Bangladesh on Saturday postponed a special parliament session scheduled for March 22 and 23 to mark the birth centenary of its founder Sheikh Mujibur Rahman as the WHO asked the country to prepare for a partial lockdown to prevent the spread of the coronavirus which has claimed two lives in the country.
Bangladesh has invited former Indian President Pranab Mukherjee and Nepalese President Bidhya Devi Bhandari to address the session.
"The special session (slated for March 22 and 23) has been called off," a Bangabhaban presidential palace spokesman briefly told PTI.
President's press secretary Joynal Abedin, however, said the special session could be reconvened at a convenient time.
The extraordinary session was supposed to be the third such instance when foreign dignitaries would address Bangladesh's parliament. The then Indian president VV Giri and erstwhile Yugoslavia's president Josip Broz Tito had addressed Bangladesh's Parliament in 1972 and 1974.
Mujibur Rahman served as the first President of Bangladesh and later as the Prime Minister of Bangladesh from April 17, 1971 until his assassination on August 15, 1975.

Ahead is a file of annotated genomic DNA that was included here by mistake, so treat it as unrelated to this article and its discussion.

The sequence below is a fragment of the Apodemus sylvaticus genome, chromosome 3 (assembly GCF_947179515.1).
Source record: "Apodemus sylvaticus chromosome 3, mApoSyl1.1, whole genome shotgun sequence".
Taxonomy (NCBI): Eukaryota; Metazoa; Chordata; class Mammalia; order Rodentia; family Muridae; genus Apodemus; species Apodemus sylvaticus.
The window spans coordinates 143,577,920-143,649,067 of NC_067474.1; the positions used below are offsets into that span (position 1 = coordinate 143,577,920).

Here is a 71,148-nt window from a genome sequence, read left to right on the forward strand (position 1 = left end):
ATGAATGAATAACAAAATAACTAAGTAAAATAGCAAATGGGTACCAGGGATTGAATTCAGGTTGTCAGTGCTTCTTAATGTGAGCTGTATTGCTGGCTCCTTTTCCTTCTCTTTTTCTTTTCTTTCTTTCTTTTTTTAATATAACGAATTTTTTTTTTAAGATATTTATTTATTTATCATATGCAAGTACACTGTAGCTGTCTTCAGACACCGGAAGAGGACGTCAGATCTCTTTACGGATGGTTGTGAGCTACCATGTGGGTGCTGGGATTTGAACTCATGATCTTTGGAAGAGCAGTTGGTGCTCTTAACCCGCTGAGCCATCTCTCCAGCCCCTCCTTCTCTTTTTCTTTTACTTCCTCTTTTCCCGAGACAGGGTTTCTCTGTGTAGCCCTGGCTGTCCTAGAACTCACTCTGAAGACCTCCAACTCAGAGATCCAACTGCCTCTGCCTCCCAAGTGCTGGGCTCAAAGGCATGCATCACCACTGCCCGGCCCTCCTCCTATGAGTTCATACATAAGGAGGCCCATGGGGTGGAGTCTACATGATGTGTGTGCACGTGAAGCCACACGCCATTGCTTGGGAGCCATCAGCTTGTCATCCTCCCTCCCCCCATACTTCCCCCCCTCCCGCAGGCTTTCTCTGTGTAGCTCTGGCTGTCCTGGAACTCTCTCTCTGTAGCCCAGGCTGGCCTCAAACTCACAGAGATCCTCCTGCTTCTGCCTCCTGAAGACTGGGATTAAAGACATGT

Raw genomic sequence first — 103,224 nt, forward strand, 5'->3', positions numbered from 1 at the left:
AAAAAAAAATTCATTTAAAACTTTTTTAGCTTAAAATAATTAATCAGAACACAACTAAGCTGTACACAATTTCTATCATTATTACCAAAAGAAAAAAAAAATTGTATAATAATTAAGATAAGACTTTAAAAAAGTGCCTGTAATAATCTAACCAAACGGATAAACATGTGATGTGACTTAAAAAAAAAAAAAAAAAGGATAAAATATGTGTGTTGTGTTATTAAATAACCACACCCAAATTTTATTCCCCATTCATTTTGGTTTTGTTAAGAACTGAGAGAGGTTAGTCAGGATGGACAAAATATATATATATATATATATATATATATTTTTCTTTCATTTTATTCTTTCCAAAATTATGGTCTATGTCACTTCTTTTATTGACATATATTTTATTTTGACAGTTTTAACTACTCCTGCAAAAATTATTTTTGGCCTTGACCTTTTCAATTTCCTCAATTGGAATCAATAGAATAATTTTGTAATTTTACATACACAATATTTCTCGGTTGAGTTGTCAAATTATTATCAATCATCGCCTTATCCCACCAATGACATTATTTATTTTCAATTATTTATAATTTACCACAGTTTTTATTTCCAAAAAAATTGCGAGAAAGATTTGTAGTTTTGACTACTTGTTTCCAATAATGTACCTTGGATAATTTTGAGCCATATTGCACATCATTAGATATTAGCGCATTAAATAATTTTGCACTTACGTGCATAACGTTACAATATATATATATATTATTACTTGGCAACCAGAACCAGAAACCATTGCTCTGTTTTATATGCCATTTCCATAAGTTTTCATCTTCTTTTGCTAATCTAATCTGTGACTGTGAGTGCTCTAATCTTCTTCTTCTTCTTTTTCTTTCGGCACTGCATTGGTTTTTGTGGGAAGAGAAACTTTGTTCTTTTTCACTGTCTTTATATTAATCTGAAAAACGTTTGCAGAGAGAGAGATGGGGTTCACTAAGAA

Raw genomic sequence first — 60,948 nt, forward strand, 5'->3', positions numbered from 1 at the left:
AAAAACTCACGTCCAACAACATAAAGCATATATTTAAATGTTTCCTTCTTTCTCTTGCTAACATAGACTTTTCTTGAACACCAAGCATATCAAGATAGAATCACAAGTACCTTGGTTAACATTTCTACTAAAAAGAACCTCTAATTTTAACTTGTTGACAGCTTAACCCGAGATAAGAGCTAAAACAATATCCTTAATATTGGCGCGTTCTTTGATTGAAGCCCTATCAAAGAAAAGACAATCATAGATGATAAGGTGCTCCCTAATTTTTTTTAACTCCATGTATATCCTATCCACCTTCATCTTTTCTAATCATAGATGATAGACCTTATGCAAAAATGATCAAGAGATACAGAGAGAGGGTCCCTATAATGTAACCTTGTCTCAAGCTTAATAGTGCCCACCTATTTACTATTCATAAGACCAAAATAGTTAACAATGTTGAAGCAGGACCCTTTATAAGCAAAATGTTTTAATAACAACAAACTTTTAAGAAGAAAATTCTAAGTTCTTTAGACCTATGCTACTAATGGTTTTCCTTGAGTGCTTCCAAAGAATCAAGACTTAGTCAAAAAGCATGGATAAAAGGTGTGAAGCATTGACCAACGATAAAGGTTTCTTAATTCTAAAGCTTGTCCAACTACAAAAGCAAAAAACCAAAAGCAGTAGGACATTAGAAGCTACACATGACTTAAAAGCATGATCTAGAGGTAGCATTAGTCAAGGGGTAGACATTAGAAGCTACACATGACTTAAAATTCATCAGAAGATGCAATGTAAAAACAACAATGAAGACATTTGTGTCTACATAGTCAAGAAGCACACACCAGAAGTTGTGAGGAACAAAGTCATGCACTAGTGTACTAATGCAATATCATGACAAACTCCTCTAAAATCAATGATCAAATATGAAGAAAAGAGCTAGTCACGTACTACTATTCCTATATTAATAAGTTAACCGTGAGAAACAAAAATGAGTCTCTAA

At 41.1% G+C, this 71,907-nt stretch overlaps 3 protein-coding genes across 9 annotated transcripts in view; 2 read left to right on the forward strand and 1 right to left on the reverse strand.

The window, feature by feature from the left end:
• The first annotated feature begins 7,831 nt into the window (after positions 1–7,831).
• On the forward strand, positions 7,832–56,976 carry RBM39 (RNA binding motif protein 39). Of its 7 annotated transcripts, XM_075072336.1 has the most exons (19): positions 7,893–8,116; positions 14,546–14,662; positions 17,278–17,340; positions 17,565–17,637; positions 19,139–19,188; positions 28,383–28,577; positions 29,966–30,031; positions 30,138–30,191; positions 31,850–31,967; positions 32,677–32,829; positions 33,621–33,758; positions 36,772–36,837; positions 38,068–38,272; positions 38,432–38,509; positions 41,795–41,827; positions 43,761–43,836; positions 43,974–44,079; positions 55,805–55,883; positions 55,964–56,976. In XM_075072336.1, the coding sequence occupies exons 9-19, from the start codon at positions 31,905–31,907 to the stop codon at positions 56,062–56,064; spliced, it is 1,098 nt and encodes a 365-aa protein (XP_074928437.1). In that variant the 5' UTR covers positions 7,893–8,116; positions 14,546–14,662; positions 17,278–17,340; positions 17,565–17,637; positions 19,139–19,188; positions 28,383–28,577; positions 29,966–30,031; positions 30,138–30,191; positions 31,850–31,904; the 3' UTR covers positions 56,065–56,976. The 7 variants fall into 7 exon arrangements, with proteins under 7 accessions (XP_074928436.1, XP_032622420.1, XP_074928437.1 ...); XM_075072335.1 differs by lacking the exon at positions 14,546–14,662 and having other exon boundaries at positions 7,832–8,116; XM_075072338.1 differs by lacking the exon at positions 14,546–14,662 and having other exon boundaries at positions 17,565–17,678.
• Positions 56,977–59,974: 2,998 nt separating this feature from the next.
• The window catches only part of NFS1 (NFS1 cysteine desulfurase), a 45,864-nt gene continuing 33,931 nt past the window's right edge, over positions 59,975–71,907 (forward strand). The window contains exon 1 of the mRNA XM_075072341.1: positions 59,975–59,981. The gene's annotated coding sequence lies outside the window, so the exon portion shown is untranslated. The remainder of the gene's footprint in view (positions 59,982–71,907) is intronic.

He is considered to be the driving force behind the independence of Bangladesh. He is popularly known as "Bangabandhu" (Friend of Bengal) in Bangladesh. His daughter Sheikh Hasina is the current Prime Minister of the country.
The decision to postpone the session came as the World Health Organisation (WHO) Saturday suggested Bangladesh to prepare for a partial and eventually a complete lockdown to prevent spread of the COVID 19.
The country's health authorities on Saturday confirmed the second death due to the coronavirus.
Health minister Zahid Maleque at a media briefing said four more persons were detected with Covid-19, taking the total number of confirmed cases to 24.
"WHO is apprehensive," Mayor of Dhaka's northern part Sayeed Mohamad Khokon told a media briefing after a meeting with a WHO delegation.
Bangladesh earlier postponed the March 17 grand inauguration of Rahman's birth centenary celebrations hours after three coronavirus cases were detected in the country on March 9 and subsequently closed schools and other educational institutions.
The year-long celebrations were scheduled to open amid massive festivities on March 17 and were expected to be attended by several foreign dignitaries, including Prime Minister Narendra Modi, who later joined the scaled down ceremony through a video-conferencing.
The government earlier this week also ordered a ban on all social, political, religious and cultural gatherings asking people to stay indoors.
More than 274,800 people have been infected with the novel coronavirus across the world and 11,389 have died. Bangladesh reported its first death on March 18.